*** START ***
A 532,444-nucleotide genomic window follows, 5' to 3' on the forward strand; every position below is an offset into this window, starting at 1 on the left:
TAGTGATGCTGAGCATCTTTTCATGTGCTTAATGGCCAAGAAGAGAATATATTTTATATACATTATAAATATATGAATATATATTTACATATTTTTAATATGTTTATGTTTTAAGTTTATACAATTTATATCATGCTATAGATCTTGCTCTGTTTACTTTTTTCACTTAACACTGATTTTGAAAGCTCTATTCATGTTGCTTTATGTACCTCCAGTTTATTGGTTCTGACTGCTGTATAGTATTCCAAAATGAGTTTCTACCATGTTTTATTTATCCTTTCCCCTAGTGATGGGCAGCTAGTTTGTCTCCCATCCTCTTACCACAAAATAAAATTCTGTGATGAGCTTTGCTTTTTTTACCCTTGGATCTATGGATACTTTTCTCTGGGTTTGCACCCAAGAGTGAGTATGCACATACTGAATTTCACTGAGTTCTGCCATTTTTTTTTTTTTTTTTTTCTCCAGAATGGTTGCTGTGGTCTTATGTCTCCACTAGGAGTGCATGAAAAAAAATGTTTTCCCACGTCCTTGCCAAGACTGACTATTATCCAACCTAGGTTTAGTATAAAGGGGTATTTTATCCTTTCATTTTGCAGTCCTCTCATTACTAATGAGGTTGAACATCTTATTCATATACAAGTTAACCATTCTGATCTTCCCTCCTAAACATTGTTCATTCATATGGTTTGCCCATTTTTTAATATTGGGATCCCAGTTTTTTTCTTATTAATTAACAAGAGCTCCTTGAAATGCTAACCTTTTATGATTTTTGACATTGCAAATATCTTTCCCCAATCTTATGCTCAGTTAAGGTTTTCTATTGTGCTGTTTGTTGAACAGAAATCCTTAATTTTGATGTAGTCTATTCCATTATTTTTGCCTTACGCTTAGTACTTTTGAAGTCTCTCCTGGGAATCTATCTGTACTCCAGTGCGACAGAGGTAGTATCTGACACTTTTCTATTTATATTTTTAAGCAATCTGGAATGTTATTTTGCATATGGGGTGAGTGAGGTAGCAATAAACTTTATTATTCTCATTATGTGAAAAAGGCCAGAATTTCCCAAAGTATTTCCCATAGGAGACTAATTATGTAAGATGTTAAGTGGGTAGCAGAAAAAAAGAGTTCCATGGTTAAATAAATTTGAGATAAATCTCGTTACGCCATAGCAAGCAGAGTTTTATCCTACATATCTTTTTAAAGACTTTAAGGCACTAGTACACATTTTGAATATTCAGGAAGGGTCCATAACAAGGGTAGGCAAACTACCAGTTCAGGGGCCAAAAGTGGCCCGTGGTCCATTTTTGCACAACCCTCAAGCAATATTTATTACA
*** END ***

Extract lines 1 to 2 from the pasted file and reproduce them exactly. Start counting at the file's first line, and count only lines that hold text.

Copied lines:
A 532,444-nucleotide genomic window follows, 5' to 3' on the forward strand; every position below is an offset into this window, starting at 1 on the left:
TAGTGATGCTGAGCATCTTTTCATGTGCTTAATGGCCAAGAAGAGAATATATTTTATATACATTATAAATATATGAATATATATTTACATATTTTTAATATGTTTATGTTTTAAGTTTATACAATTTATATCATGCTATAGATCTTGCTCTGTTTACTTTTTTCACTTAACACTGATTTTGAAAGCTCTATTCATGTTGCTTTATGTACCTCCAGTTTATTGGTTCTGACTGCTGTATAGTATTCCAAAATGAGTTTCTACCATGTTTTATTTATCCTTTCCCCTAGTGATGGGCAGCTAGTTTGTCTCCCATCCTCTTACCACAAAATAAAATTCTGTGATGAGCTTTGCTTTTTTTACCCTTGGATCTATGGATACTTTTCTCTGGGTTTGCACCCAAGAGTGAGTATGCACATACTGAATTTCACTGAGTTCTGCCATTTTTTTTTTTTTTTTTTTCTCCAGAATGGTTGCTGTGGTCTTATGTCTCCACTAGGAGTGCATGAAAAAAAATGTTTTCCCACGTCCTTGCCAAGACTGACTATTATCCAACCTAGGTTTAGTATAAAGGGGTATTTTATCCTTTCATTTTGCAGTCCTCTCATTACTAATGAGGTTGAACATCTTATTCATATACAAGTTAACCATTCTGATCTTCCCTCCTAAACATTGTTCATTCATATGGTTTGCCCATTTTTTAATATTGGGATCCCAGTTTTTTTCTTATTAATTAACAAGAGCTCCTTGAAATGCTAACCTTTTATGATTTTTGACATTGCAAATATCTTTCCCCAATCTTATGCTCAGTTAAGGTTTTCTATTGTGCTGTTTGTTGAACAGAAATCCTTAATTTTGATGTAGTCTATTCCATTATTTTTGCCTTACGCTTAGTACTTTTGAAGTCTCTCCTGGGAATCTATCTGTACTCCAGTGCGACAGAGGTAGTATCTGACACTTTTCTATTTATATTTTTAAGCAATCTGGAATGTTATTTTGCATATGGGGTGAGTGAGGTAGCAATAAACTTTATTATTCTCATTATGTGAAAAAGGCCAGAATTTCCCAAAGTATTTCCCATAGGAGACTAATTATGTAAGATGTTAAGTGGGTAGCAGAAAAAAAGAGTTCCATGGTTAAATAAATTTGAGATAAATCTCGTTACGCCATAGCAAGCAGAGTTTTATCCTACATATCTTTTTAAAGACTTTAAGGCACTAGTACACATTTTGAATATTCAGGAAGGGTCCATAACAAGGGTAGGCAAACTACCAGTTCAGGGGCCAAAAGTGGCCCGTGGTCCATTTTTGCACAACCCTCAAGCAATATTTATTACA